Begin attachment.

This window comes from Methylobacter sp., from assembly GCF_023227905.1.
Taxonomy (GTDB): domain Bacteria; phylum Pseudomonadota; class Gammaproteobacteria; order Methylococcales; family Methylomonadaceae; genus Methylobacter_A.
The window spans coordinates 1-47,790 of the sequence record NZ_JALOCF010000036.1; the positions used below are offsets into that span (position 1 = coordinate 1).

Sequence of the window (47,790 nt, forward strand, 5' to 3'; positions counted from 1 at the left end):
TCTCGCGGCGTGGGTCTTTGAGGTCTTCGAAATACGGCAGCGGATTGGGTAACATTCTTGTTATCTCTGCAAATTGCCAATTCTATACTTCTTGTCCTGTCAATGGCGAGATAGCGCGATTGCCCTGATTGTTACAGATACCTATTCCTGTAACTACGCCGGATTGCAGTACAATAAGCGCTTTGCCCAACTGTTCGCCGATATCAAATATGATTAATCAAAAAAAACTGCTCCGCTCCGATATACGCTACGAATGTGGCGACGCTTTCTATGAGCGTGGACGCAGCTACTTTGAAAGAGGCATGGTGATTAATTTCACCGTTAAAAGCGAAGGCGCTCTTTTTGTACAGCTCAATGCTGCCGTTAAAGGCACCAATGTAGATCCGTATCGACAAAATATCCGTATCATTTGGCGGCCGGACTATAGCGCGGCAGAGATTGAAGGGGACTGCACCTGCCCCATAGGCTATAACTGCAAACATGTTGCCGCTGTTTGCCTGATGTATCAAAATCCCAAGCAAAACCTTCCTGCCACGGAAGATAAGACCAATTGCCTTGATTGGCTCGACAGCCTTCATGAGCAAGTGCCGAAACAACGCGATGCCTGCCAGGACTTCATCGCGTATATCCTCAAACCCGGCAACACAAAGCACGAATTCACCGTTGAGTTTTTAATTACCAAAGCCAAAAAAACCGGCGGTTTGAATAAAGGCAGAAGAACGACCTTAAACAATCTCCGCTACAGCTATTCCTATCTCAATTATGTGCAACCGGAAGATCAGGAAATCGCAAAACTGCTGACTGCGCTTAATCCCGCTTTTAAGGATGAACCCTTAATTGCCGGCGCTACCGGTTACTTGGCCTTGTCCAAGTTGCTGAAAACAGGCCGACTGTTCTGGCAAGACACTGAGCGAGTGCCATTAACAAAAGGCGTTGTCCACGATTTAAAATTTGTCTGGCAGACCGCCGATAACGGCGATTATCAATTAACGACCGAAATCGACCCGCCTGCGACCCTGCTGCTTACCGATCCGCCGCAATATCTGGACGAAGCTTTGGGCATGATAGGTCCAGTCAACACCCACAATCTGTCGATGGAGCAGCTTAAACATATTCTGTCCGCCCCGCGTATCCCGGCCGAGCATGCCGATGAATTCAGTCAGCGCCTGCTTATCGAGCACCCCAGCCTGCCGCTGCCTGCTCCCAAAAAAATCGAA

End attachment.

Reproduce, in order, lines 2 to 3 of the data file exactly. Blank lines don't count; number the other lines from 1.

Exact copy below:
Taxonomy (GTDB): domain Bacteria; phylum Pseudomonadota; class Gammaproteobacteria; order Methylococcales; family Methylomonadaceae; genus Methylobacter_A.
The window spans coordinates 1-47,790 of the sequence record NZ_JALOCF010000036.1; the positions used below are offsets into that span (position 1 = coordinate 1).